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Need for Courage

I have begun to receive a new journal of spirituality. I thought it could be quite helpful, but it turns out to be mediocre at best. Now that may seem like an odd comment on spirituality. After all, how does one determine that a spirituality is “good” or “bad” or just mediocre? Either I do not know or I know it would take an entire book to answer that question. Since I have no interest in writing that book, let me simply say that my judgment is doubtlessly subjective.

And I would hasten to add, I do not think the spirituality represented in the journal is mediocre. In fact, I am not sure spiritualities can be good, bad or mediocre. I think they can be more or less meaningful to a variety of people. I actually said I thought the journal was mediocre. And I feel like there is some basis for that kind of judgment. A journal could be good or bad based on things like writing style, cogency of argument, perceptive development of ideas, etc. I find this new journal fairly mediocre because it seems to me that the spirituality presented is superficial.

That’s nothing new in our society, I would contend. Much of religious language, exhortation, and presentation is superficial. Let me explain. Let’s take the sentence, “we should love everybody,” as an example. I understand that sentence. I agree with it and I could tell you I agree with it. We could both walk away assuming way too much about me. For one thing, just because I believe it does not mean I do it. Maybe I even plan to do it in the future, but not now!

If we agree that we should love everybody but spend no time taking that to some detail, we have opted for the superficial. If I tell you that we should love everybody, you could ask me how I practice this? That forces me to begin to be specific and to develop my answer with some depth. This is what I am finding missing in the new journal. (I admit I have only read two issues, but how long does one hang on with a new project before saying it really is not worth the money or time?)

It is not a total loss, however. Perhaps that is like most things in life. Normally, things are not a total waste in life. The question more normally is whether something is worth the time and the money. That’s where I am with respect to the journal.

In the most recent issue, I did find one little article a bit helpful. Without going into much detail about the article itself, I can simply say the author was addressing the inward heart of people---that place where we encounter the Divinity. Thomas Merton normally called this the “true self.” Quakers traditionally talk about the “Inner Light” or the “Light Within.” I find this focus very interesting. I want to know what that “place” is? I want to know “how” to get there? I am curious how we “meet” God there? I understand that much of this is metaphorical. This means we talk around it and talk about it, but we can never nail it like you can in science.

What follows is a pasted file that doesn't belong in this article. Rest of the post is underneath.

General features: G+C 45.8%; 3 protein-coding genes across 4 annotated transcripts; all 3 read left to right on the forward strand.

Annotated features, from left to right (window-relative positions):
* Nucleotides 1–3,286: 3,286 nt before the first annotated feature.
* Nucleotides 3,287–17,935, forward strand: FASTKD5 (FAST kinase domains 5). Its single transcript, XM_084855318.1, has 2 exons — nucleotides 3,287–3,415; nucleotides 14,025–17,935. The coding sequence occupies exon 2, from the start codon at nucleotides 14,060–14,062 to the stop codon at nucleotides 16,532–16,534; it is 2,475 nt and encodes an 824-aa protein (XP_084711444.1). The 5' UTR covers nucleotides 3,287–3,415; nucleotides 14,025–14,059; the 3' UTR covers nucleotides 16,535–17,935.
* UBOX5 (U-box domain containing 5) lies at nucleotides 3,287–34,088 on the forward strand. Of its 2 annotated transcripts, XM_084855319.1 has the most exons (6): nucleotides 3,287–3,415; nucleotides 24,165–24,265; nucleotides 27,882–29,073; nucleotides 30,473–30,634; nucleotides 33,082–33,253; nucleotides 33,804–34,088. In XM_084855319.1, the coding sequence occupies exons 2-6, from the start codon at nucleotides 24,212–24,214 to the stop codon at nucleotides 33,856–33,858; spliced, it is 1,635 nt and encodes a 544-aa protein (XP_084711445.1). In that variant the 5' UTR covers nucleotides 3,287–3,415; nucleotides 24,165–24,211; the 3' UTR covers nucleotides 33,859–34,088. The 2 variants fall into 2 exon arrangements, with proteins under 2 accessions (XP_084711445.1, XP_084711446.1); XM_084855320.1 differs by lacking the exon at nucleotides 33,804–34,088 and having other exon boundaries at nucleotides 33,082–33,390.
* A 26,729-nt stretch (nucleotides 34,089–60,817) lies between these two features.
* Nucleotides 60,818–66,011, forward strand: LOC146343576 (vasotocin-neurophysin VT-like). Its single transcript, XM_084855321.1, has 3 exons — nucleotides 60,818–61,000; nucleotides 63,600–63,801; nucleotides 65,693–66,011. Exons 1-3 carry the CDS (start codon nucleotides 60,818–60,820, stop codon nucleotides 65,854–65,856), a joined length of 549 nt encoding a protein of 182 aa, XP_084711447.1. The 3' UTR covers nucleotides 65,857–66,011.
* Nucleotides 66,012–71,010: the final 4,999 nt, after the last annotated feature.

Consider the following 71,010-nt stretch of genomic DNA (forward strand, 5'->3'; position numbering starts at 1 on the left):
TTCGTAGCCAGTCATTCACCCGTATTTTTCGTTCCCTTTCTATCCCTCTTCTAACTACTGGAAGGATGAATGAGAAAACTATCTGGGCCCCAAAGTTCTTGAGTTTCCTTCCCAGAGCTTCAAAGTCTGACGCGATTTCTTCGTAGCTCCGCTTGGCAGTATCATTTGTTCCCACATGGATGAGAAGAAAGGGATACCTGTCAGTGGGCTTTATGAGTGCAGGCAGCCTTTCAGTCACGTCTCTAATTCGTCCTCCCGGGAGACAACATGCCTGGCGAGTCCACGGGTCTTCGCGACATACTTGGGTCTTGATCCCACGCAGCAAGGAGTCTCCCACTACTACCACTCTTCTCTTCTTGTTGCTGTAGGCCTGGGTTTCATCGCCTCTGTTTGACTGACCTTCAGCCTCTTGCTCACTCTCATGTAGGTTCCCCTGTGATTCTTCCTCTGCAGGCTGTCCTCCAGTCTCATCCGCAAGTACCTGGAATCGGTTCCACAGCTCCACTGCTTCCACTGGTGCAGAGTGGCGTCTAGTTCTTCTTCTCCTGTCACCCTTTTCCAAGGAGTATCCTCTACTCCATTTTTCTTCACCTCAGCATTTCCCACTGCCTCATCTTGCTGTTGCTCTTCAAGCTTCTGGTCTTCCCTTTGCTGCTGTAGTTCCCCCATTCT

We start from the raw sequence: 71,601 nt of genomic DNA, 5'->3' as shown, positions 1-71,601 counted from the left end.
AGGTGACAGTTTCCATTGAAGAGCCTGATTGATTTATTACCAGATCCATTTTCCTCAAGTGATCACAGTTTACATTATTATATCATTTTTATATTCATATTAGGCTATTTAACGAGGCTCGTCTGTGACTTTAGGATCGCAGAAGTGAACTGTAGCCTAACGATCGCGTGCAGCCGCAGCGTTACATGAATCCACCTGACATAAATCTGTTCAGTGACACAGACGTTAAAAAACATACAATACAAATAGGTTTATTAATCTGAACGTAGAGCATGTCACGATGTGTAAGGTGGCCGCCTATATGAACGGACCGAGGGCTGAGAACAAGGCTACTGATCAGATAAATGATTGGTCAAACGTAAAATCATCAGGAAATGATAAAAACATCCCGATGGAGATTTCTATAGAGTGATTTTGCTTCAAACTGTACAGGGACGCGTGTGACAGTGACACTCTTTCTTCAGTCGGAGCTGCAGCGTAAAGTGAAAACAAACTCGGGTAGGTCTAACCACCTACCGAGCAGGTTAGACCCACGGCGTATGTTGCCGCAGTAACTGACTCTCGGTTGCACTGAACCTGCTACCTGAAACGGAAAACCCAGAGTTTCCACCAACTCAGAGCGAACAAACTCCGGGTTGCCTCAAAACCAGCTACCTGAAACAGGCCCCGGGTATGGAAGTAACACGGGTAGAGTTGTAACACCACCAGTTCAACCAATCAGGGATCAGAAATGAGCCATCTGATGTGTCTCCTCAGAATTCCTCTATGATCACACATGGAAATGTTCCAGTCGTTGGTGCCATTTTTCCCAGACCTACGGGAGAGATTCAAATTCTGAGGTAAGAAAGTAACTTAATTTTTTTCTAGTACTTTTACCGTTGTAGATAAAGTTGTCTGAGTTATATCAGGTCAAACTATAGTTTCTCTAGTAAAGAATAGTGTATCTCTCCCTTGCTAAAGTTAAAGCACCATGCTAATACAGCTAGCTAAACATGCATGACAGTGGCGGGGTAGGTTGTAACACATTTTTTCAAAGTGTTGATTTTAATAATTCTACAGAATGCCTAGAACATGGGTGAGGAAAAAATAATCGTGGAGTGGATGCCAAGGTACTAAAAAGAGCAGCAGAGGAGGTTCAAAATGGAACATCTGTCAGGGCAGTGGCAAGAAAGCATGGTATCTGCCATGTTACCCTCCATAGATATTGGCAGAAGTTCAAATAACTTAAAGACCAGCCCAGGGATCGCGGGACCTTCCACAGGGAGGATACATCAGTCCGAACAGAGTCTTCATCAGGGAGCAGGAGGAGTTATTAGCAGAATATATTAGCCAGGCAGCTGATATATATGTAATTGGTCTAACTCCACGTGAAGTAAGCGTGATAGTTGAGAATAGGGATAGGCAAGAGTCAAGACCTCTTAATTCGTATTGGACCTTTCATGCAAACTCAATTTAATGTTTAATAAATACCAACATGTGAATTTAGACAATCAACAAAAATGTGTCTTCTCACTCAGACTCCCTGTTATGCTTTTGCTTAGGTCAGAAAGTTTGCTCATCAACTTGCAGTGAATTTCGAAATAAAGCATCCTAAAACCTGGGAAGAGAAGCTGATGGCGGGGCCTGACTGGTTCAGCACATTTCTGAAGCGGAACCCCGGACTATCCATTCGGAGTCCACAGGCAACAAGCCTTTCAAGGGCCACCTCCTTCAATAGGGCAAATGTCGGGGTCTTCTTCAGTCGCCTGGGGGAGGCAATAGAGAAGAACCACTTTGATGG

This is where the author offered a helpful comment to me. She said, “Discipline and fortitude have always been required to persevere on the journey to the innermost chamber of the self. Saint Teresa (of Avila) is blunt: ‘I tell you there is more need for courage than you think.’” Indeed, this is helpful, but it is not at all developed. I want to say, “Yes, that’s true; courage is more needed than we think. But how do we muster more courage?” The article is silent to these queries.

If I want to begin or continue the journey to the innermost chamber of the self---and I do want to---then how can we muster more courage than we thought we might need? I offer some quick observations.

Most obviously, we should first ask God to “en-courage” us---to put courage into our hearts. Seems simple, but so many folks try going it alone! Secondly, I think we are better off hanging out with spiritually courageous people. Saints are preferable! I am convinced I am more courageous when I am with people of courage. Thirdly, we should spend regular time growing in courage. Why would we think our measure of courage is given once and for all and is, therefore, static? I submit we can grow to be more courageous.

All of these observations begin the process of adding a little depth to the fairly superficial note that we will need more courage than we thought. Of course, my observations now need to be pushed even further. For example, how do we ask God to encourage us? To answer this takes us even more deeply.

All of this is another argument for community. I figure if I can be part of a vital faith community, then I can be led and forced to go beyond the superficial. And that will enable me to grow in the Spirit and more likely to go further on that journey to the innermost chamber of the self.

Not only do I need more courage, but also I think I have a clue how to get some!

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